Of course, this was because of the coronavirus. But it means that the recovery from past recessions doesn’t really say much about how the recovery will go now. Everyone is trying to predict when there will be a rebound in service sector industries that normally don’t decline, like health care, child care and education. That’s really more of a question about how quickly we can control the spread of the virus than it is about recession fundamentals.
At the same time, the unusually large demand for physical goods in the United States and other rich countries has exceeded supply, driving up inflation and leading to shortages.
So the most important thing to watch if you want to understand the economy is, as has been the case for a year and half now, the progress made against the virus. Related, and also worth watching, is how much Americans spend on goods relative to services. (It was 31 percent in 2019 and has risen to 35 percent now.)
While economic growth in the United States was disappointing in the third quarter of 2021, it could easily turn around if coronavirus case numbers improve. The U.S. employment numbers released on Friday were encouraging. New Covid-19 cases are down significantly and millions of children are now eligible for vaccination, which could reduce infection rates even further.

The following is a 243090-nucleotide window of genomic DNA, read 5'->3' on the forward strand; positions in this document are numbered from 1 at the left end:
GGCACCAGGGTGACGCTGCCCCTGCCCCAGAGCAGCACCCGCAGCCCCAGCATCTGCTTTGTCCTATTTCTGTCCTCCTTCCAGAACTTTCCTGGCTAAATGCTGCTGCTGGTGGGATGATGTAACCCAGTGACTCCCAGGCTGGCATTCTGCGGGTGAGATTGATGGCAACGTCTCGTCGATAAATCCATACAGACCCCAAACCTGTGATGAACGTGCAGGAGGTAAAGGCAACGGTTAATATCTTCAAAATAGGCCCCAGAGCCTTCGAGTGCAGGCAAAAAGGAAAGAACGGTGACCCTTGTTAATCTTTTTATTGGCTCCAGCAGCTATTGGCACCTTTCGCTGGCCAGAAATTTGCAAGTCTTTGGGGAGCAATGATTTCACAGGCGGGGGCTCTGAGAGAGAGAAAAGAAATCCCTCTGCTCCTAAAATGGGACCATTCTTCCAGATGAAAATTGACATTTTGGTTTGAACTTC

Looking beyond the coming months, though, the most interesting questions aren’t really about recession and recovery. They center on whether any of the pandemic changes will last. Some companies, for example, are now trying to hold more inventory and keep their supply chains local to avoid disruption. Many people are working partly from home and some have moved to the exurbs. But how long before they rediscover why we ended up with lean manufacturing and a global supply chain in the first place? And Americans are already moving back to cities.
My view is that reversals of longstanding economic trends are not likely to become permanent. Once the economic memory of the pandemic has faded, the old lessons from the regular business cycle will probably become relevant once more. Until that happens, though, best to get in line for a vaccine booster and keep your eye on the case numbers.
Austan Goolsbee (@Austan_Goolsbee) is a professor of economics at the University of Chicago Booth School of Business and was chairman of the Council of Economic Advisers from 2010 to 2011.
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